28 MOTHER TERESA NOTES 1. Navin Chawla, Mother Teresa: The Authorized Biography (Rockport, Mass.:Element, 1992), p. 15. 2. Kathryn Spink, Mother Teresa: A Complete Authorized Biography (San Fran-cisco: Harper & Row, 1997), p. 20. 3. Eileen Egan, Such a Vision of the Street: Mother Teresa—The Spirit and theWork (Garden City, N.Y.: Image Books, 1986), pp. 27–28. 4. Edward Le Joly, Mother Teresa of Calcutta: A Biography (San Francisco:Harper & Row, 1977), p. 9. 5. Spink, Mother Teresa, p. 22.
Chapter 3 A NEW DIRECTION AND A NEW JOURNEYFew would disagree that Inspiration Day was a turning point for MotherTeresa. But there have been accounts of her life that have made erroneousconnections between her desire to leave Loreto and her calling on thetrain to Darjeeling. One popular story stated that the killings and carnageshe viewed during the August 1946 riots were the sole inspiration for herleaving. Another account incorrectly stated that she could view the slumsof Calcutta from her bedroom window, which led to her decision. Mother Teresa was no stranger to the poverty in Calcutta. She had seenit ﬁrsthand upon her arrival as a novitiate and later as a teacher instruct-ing the children of the poor. But until her train ride to Darjeeling, MotherTeresa ﬁrmly believed that she was carrying out God’s plan for her life andthat she would best serve God as a nun living in Loreto. That was now allabout to change. THE FIRST STEPS As Mother Teresa recalled “The message was clear, I knew where I be-longed, but I did not know how to get there.”1 On her return from Dar-jeeling, she immediately sought out Father Van Exem, showing him twosheets of paper on which she had written down her plans. Upon returningto his room at Baithakana, Father Van Exem placed the pieces of paperunderneath a picture of the Immaculate Heart of Mary, which MotherTeresa had given to him as a Christmas gift. Two hours later, he returnedand read the papers. He found the key ingredients as to what she was sup-posed to do: she was to leave Loreto, but she was to keep her vows. She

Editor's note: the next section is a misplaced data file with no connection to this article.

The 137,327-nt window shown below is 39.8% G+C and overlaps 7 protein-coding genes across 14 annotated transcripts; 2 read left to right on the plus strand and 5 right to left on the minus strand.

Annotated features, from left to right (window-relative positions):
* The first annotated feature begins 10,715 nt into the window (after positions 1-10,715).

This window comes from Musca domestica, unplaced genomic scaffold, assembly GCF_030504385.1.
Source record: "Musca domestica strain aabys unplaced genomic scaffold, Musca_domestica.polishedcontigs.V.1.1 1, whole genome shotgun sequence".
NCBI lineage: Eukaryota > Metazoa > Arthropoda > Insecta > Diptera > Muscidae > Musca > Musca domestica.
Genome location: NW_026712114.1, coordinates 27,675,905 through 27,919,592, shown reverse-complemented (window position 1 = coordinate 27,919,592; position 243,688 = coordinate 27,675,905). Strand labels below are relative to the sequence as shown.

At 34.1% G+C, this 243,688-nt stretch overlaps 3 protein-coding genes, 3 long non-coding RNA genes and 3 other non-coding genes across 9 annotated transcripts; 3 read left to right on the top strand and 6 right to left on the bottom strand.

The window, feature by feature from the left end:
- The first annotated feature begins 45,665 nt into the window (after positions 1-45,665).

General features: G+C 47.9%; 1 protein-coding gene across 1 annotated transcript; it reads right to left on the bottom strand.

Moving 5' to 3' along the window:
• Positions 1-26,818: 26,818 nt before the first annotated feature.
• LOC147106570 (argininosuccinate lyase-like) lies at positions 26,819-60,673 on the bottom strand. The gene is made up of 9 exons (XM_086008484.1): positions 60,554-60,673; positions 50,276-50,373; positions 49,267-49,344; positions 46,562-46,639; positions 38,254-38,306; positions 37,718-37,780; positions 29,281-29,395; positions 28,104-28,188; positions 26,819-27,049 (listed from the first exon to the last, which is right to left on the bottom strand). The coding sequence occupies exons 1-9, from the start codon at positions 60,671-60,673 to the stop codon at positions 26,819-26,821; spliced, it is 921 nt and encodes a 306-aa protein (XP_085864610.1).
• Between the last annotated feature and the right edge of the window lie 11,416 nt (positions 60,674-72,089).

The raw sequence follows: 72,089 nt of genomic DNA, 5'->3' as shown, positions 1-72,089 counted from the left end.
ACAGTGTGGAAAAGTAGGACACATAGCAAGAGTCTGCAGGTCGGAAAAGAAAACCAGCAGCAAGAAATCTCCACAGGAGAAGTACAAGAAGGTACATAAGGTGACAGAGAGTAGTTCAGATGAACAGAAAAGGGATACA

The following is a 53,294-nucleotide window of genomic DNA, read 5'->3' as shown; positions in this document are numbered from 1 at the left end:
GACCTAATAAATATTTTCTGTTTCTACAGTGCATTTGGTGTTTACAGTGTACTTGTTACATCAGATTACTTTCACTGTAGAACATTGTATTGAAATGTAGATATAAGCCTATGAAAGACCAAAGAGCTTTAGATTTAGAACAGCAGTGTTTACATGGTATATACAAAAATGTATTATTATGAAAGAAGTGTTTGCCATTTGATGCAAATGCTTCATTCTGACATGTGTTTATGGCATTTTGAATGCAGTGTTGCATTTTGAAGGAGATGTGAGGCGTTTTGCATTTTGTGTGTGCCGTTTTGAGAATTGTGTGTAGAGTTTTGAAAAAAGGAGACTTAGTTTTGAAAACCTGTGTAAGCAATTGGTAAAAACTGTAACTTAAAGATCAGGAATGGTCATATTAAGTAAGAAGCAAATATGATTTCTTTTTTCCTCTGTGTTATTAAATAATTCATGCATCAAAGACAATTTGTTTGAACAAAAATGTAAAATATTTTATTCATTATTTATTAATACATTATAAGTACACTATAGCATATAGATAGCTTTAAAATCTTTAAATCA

30 MOTHER TERESAwas to start a new congregation or order of nuns, who would work for thepoor in the slums. The members of this new congregation would have totake a special vow of charity for the poor. There were to be no institutions,hospitals, or clinics to help in this endeavor. Mother Teresa and her nunswere to work and live among the poorest of the poor. Special attention,too, was to be focused on those people who had no family or were un-wanted in any way. Father Van Exem did not even question Mother Teresa’s explanation.Years later, he stated that he believed her new vocation was just as true asher decision to leave Skopje and become a nun. To answer this latest call-ing, it did not matter to Mother Teresa that she had already made one sac-riﬁce in leaving her mother. Now she was fully prepared to make a second:leaving the safe conﬁnes of the convent at Loreto and venturing out intothe streets of Calcutta to work with the poor. When Mother Teresa returned to Loreto in October, she led a retreatin which the seeds of her new venture began to sprout. Drawing on thestory of Jesus on the cross crying, “I thirst,” Mother Teresa put forth thebasic tenets that would guide her journey: “to quench the inﬁnite thirst ofJesus Christ on the Cross for love of souls.”2 The importance of this ideawas so great that as her organization grew and built chapels, each onewould be inscribed with the two words: “I thirst.” In creating the Mis-sionaries of Charity, she expected those chosen not only to take vows ofchastity, poverty, and obedience, but to take an additional vow as well: tooffer themselves to the poorest of the poor. Leaving the convent was not easy for Mother Teresa. It was, she ad-mitted years later, the most difficult thing she had ever done, evenharder than leaving her family and homeland. Besides the emotionalturmoil, she still needed permission to leave. Upon consulting FatherVan Exem, Mother Teresa decided to pray about her decision for a fewmonths. In January 1947, Mother Teresa decided to write to ArchbishopFerdinand Périer about her plans; Father Van Exem would follow upwith a visit. If Father Van Exem thought that the archbishop would readily agree toMother Teresa’s plans, he was mistaken. Years later, Périer described theﬁrst time he learned of Mother Teresa: One day, as I was making the visit of the Entally convent, someone told me that a young nun of the Community had some queer ideas. Now, whenever anyone tried to put me on my guard in this way, I always asked my self whether the hand of God might not be there, and gave full freedom to the person